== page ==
Football: statewide 2A notebook

August 19, 2010 

BACK HOME - In a surprise move Phil Strickland has moved back home to the Midlands … sort of. The former Batesburg-Leesville boss, who took his highly successful act to the big time and Gaffney in 2003, resigned in the spring and turned up at Newberry to replace Sam Baird, who retired after 21 years on the job with a 161-88 record … Strickland has done the job at every stop during his stellar 23-year career. He went 34-14 in four seasons at Ridge Spring- Monetta, guided lowly Brookland-Cayce to a 5-7 record in his one and only season with the Bearcats, took the already established Batesburg-Leesville program to new heights (131-24 and two state titles in 11 seasons) and proved he belong at the elite level by going 76-23 and winning three Big 16 championships during his seven-year stay in Cherokee County … With 170 wins while in charge of Midlands teams, Strickland is sixth on the all-time area wins list behind Joe Turbeville (202 wins in 24 seasons at Spring Valley and Irmo), Lon Armstrong (193 in 29 seasons at Mid-Carolina), Charles Macaluso (187 wins at A.C. Flora, Columbia and Fairfield Central), Billy Ammons (179 wins in 26 seasons at Camden) and Bill Kimrey (172 wins in 27 seasons at Dutch Fork and Lower Richland) … Strickland’s overall report card includes a 246-68 record, a glittering .783 career winning percentage and five wins in eight state championship game appearances.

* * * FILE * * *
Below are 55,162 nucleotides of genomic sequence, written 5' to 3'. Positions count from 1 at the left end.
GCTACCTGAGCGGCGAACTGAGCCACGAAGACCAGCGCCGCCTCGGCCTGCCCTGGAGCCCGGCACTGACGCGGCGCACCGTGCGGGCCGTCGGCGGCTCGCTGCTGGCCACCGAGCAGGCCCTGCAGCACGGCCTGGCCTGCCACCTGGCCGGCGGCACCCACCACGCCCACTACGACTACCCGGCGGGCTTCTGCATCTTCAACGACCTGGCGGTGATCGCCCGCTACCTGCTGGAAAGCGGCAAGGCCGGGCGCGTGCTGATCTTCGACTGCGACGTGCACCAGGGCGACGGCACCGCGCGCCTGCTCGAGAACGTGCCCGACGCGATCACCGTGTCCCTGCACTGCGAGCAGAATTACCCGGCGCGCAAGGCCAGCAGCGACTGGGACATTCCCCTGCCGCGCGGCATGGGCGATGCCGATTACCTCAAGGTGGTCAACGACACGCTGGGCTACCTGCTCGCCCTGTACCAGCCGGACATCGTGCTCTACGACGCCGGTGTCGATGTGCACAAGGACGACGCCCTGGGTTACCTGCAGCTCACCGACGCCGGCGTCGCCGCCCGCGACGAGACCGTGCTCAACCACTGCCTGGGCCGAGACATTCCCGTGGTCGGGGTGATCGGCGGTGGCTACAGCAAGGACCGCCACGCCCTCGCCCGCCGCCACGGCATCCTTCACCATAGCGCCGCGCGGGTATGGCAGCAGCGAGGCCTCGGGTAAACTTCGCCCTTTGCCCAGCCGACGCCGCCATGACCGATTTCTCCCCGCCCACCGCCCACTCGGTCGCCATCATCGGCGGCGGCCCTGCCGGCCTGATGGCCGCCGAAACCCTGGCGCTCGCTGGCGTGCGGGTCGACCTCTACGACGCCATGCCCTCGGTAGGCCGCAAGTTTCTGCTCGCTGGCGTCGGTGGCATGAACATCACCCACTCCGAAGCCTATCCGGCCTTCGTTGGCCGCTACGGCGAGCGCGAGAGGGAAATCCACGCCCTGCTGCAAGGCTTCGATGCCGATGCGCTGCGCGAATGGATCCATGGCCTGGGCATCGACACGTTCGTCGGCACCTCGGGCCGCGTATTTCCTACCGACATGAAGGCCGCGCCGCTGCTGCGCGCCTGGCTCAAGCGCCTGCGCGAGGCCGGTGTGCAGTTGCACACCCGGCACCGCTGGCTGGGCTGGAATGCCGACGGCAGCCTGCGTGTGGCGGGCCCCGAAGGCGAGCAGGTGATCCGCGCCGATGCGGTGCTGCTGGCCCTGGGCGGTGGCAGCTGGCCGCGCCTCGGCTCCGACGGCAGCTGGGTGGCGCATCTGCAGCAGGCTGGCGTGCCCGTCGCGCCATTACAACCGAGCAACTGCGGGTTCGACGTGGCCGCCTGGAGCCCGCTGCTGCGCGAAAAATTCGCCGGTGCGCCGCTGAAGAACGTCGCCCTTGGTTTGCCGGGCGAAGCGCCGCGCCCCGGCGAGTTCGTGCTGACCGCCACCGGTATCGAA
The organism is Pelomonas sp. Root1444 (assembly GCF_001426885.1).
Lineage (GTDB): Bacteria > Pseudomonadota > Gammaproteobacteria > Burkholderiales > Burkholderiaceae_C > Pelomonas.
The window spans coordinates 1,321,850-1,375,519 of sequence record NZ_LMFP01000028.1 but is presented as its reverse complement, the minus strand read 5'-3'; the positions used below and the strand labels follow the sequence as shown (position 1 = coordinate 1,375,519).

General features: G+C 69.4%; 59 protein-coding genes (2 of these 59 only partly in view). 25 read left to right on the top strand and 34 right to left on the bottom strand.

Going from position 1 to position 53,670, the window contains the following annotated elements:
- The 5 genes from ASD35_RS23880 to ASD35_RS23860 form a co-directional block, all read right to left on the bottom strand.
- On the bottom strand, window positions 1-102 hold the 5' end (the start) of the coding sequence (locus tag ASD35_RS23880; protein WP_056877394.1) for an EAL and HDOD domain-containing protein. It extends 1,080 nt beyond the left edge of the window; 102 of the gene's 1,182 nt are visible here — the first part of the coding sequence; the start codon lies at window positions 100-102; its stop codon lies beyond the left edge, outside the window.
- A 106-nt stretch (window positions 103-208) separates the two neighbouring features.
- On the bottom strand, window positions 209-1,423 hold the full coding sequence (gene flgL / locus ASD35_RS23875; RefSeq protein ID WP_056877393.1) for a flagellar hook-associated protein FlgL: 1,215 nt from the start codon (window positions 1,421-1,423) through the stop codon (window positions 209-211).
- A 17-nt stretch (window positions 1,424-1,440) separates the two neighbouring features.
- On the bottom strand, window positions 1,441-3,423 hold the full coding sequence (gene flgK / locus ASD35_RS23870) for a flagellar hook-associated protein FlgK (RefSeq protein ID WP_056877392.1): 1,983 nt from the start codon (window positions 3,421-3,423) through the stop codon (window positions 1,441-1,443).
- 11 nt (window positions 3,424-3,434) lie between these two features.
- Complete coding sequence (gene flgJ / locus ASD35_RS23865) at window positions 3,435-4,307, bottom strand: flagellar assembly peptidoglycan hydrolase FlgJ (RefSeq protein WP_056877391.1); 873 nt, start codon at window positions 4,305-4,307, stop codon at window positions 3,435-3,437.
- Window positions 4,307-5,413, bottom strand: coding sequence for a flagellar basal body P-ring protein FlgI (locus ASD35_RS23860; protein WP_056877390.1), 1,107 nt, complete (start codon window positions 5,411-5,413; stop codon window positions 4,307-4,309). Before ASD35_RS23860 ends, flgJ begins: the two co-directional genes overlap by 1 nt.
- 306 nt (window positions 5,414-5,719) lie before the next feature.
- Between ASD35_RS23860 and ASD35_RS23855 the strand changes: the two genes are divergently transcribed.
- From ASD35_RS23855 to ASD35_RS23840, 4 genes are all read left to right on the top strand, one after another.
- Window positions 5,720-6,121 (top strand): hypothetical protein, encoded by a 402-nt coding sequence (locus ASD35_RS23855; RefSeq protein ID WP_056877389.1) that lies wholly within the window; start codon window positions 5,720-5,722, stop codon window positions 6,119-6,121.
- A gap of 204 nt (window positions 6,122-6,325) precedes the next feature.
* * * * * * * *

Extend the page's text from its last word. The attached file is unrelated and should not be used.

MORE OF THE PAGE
CHANGE OF CULTURE - This is a term that is widely used by new coaches, but rarely does it actually happen. To make the point and offer a little contrast, let’s take a look at the state of two Richland 1 programs heading in opposite directions – Keenan and Eau Claire … Mitch Moton took over at Keenan in 2008 and immediately set the Raiders on a new, improved course. Keenan is 17-6 under Moton, the best showing by any coach in school history at the outset of his tenure. Not even Buddy Pough, the highly successful man in charge at South Carolina State and the most productive coach in Keenan history, can top Moton’s out-of-the-starting-gate accomplishments. Pough's first two Raiders editions produced a combined 8-16 record. Under Moton, the Raiders improved from 8-3 in 2008 to 9-3 last year and scored their first state playoff win since Pough’s 1992 team went 10-3 and advanced to the third round in the first year of the expanded 3A playoffs. Prior to Moton’s arrival from Fairfield Central, Keenan has suffered through 12 straight losing seasons, winning just 22 of 122 games … Ronnie Baker enters his second season in charge at Eau Claire. The Shamrocks went 1-10 under new management in 2009 with one small consolation being EC’s one victory was good enough for playoff qualification. The task of Baker is the same as a parade of other EC coach since the early 1970s – i.e. try to establish at least a level of competitive consistency. It has been a daunting challenge in change-of-culture terms. The bottom line: Eau Claire has finished in the black just one time since 1975, and enters 2010 on a run of 23 consecutive losing seasons.